There is a Decline in the Number of White Southern Evangelicals Attending Church
What happens to American politics and society when white Southerners from the Bible Belt stop going to church? What religious beliefs do they hold? How do people cast their ballots? And will the apparent huge departure from the church in the South make the country less politically polarized—or more so?
These considerations are especially pertinent this summer due to two big news events: the sex abuse scandal in the Southern Baptist Convention and the reversal of Roe v. Wade, which resulted in state limits that made abortion virtually entirely illegal in the South and Midwest.
Twenty years ago, revelations about the Catholic Church’s sex abuse scandal intensified an already-ongoing huge flight of white northeastern Catholics, contributing to the secularization of New England culture and politics. A region that had some of the nation’s harshest abortion and divorce rules until the late twentieth century became a trailblazer in extending abortion availability and legalizing same-sex marriage.
The similar thing happened in Ireland lately, in the aftermath of the country’s clerical sex abuse scandal. Even as church attendance rates dropped, a country with some of the highest church attendance rates and tightest abortion and marriage restrictions in Europe allowed abortion and same-sex marriage.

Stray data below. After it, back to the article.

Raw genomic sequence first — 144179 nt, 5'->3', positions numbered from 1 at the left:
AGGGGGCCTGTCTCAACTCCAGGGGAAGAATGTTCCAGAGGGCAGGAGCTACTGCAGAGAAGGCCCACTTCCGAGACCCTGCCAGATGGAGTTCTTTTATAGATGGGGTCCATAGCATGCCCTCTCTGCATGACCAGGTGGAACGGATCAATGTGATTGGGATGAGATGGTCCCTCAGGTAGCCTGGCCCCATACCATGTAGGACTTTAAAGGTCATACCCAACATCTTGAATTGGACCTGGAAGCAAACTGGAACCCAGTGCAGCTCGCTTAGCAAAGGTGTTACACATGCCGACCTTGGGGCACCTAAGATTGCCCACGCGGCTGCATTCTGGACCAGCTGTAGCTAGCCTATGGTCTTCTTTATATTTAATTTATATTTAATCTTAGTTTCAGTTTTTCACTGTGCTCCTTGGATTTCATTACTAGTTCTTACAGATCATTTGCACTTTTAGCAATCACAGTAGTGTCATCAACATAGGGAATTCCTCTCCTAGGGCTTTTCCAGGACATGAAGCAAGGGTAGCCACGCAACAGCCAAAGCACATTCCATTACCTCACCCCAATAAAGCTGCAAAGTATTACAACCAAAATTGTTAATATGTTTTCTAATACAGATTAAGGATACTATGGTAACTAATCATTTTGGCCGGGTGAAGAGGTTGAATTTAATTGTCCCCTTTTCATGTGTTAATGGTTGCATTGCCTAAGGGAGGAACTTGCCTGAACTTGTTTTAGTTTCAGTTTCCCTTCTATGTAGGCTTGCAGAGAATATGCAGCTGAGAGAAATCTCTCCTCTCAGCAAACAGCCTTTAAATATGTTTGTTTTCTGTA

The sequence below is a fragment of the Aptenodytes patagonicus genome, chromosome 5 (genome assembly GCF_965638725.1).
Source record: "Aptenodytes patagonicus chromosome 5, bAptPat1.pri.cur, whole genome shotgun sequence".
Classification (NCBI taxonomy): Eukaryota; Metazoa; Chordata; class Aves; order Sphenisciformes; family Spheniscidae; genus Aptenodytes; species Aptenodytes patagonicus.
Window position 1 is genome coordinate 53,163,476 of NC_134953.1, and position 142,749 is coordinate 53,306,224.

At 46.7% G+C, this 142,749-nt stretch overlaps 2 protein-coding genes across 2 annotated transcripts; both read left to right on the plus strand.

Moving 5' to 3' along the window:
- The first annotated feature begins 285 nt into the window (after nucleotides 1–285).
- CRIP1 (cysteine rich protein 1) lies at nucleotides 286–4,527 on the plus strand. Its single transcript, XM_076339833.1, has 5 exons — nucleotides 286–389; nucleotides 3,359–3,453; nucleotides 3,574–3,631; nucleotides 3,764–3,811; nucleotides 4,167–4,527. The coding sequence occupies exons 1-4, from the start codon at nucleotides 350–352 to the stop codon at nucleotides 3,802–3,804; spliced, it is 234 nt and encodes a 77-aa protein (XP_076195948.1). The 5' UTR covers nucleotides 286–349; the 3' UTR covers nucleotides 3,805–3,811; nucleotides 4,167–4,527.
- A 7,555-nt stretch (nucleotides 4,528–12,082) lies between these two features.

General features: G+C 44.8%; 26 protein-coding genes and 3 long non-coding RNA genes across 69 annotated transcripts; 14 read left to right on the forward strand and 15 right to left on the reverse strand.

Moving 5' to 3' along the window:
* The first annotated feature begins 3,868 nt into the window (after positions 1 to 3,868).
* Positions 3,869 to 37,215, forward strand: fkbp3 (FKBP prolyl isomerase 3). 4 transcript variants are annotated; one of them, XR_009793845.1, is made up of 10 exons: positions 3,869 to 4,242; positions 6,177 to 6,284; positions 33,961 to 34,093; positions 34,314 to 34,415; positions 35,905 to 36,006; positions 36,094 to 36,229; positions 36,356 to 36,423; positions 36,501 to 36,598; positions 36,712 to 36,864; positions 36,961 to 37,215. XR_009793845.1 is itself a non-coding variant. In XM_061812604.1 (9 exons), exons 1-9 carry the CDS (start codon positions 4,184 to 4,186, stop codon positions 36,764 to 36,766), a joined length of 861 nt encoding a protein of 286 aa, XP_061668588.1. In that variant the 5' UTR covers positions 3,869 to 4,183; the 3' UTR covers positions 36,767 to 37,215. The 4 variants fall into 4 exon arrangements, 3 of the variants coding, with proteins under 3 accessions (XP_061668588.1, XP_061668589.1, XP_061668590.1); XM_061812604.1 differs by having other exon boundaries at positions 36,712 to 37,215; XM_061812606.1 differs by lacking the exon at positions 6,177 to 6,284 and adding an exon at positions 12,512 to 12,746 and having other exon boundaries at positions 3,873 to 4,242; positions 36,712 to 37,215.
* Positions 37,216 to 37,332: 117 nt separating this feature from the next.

It’s not difficult to see something similar happening in the southern Bible Belt. Church attendance rates in the South were already declining before the SBC situation was publicly exposed, as they were in New England just before news of the Catholic church’s sex abuse crisis broke.
According to the Pew Research Center’s Religious Landscape Survey, 30 percent of Southern Baptists “rarely” or “never” attend church. The southern Bible Belt is rapidly becoming a region of unchurched or lapsed Protestants who may retain some evangelical identification but do not believe going to church is vital.
However, these de-churched Protestants are not adopting the political ideas of the northeast’s de-churched Catholics. Instead, they remain staunchly anti-abortion Republicans, even if their other beliefs differ from those of their churched colleagues. A close examination of these non-churchgoing white Southerners may provide insight into what southern politics may look like in the coming decade.
What the data reveals
I carefully examined data from the 2018 General Social Survey (GSS) to learn about the political and theological beliefs of unchurched southern whites who still identify as Protestant. The GSS polls thousands of people around the country and asks them a variety of questions about politics, religion, social attitudes, and behavior.
It is possible to isolate responses for specific groups of people by running the data through a “similar statistical software program” (SPSS), such as white male Protestants in the Southeast who attend church only once a year or less, or New England Catholics who attend church weekly and vote Democratic.